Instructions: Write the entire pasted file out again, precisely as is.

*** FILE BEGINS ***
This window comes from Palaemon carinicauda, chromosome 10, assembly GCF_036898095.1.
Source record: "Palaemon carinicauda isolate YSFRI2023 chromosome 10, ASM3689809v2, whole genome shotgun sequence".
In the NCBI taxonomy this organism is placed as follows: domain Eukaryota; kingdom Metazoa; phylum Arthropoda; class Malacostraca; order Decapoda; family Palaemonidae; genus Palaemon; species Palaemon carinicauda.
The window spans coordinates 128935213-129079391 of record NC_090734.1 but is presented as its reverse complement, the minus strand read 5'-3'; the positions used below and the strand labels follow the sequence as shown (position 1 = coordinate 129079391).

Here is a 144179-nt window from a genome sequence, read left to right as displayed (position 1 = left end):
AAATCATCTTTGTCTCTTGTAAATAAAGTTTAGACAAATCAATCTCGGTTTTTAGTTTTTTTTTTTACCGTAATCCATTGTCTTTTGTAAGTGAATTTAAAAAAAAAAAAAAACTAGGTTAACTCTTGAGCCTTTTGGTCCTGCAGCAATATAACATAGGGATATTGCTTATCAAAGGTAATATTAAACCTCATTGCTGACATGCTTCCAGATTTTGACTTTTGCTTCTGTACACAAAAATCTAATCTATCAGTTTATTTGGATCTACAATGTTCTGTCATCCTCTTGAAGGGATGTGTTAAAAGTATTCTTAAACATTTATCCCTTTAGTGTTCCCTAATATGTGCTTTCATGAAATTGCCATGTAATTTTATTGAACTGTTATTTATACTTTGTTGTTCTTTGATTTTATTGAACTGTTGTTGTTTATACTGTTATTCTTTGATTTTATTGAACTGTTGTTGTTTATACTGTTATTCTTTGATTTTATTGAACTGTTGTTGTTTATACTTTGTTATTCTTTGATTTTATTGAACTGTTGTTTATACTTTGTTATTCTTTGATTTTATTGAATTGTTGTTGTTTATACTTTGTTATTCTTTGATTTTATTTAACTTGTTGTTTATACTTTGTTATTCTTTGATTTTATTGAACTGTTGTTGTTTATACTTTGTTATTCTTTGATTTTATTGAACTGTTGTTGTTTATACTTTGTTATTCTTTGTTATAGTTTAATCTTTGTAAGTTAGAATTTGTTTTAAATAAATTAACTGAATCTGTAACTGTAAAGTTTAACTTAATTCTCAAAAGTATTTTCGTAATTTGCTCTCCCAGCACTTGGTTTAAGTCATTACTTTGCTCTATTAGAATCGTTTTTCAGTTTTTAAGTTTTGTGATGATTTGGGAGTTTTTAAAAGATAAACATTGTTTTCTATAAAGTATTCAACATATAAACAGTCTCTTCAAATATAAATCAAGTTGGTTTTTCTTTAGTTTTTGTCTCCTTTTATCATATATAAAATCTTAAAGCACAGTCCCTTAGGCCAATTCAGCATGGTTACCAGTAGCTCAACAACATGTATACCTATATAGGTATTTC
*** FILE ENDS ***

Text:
This window comes from Palaemon carinicauda, chromosome 10, assembly GCF_036898095.1.
Source record: "Palaemon carinicauda isolate YSFRI2023 chromosome 10, ASM3689809v2, whole genome shotgun sequence".
In the NCBI taxonomy this organism is placed as follows: domain Eukaryota; kingdom Metazoa; phylum Arthropoda; class Malacostraca; order Decapoda; family Palaemonidae; genus Palaemon; species Palaemon carinicauda.
The window spans coordinates 128935213-129079391 of record NC_090734.1 but is presented as its reverse complement, the minus strand read 5'-3'; the positions used below and the strand labels follow the sequence as shown (position 1 = coordinate 129079391).

Here is a 144179-nt window from a genome sequence, read left to right as displayed (position 1 = left end):
AAATCATCTTTGTCTCTTGTAAATAAAGTTTAGACAAATCAATCTCGGTTTTTAGTTTTTTTTTTTACCGTAATCCATTGTCTTTTGTAAGTGAATTTAAAAAAAAAAAAAAACTAGGTTAACTCTTGAGCCTTTTGGTCCTGCAGCAATATAACATAGGGATATTGCTTATCAAAGGTAATATTAAACCTCATTGCTGACATGCTTCCAGATTTTGACTTTTGCTTCTGTACACAAAAATCTAATCTATCAGTTTATTTGGATCTACAATGTTCTGTCATCCTCTTGAAGGGATGTGTTAAAAGTATTCTTAAACATTTATCCCTTTAGTGTTCCCTAATATGTGCTTTCATGAAATTGCCATGTAATTTTATTGAACTGTTATTTATACTTTGTTGTTCTTTGATTTTATTGAACTGTTGTTGTTTATACTGTTATTCTTTGATTTTATTGAACTGTTGTTGTTTATACTGTTATTCTTTGATTTTATTGAACTGTTGTTGTTTATACTTTGTTATTCTTTGATTTTATTGAACTGTTGTTTATACTTTGTTATTCTTTGATTTTATTGAATTGTTGTTGTTTATACTTTGTTATTCTTTGATTTTATTTAACTTGTTGTTTATACTTTGTTATTCTTTGATTTTATTGAACTGTTGTTGTTTATACTTTGTTATTCTTTGATTTTATTGAACTGTTGTTGTTTATACTTTGTTATTCTTTGTTATAGTTTAATCTTTGTAAGTTAGAATTTGTTTTAAATAAATTAACTGAATCTGTAACTGTAAAGTTTAACTTAATTCTCAAAAGTATTTTCGTAATTTGCTCTCCCAGCACTTGGTTTAAGTCATTACTTTGCTCTATTAGAATCGTTTTTCAGTTTTTAAGTTTTGTGATGATTTGGGAGTTTTTAAAAGATAAACATTGTTTTCTATAAAGTATTCAACATATAAACAGTCTCTTCAAATATAAATCAAGTTGGTTTTTCTTTAGTTTTTGTCTCCTTTTATCATATATAAAATCTTAAAGCACAGTCCCTTAGGCCAATTCAGCATGGTTACCAGTAGCTCAACAACATGTATACCTATATAGGTATTTC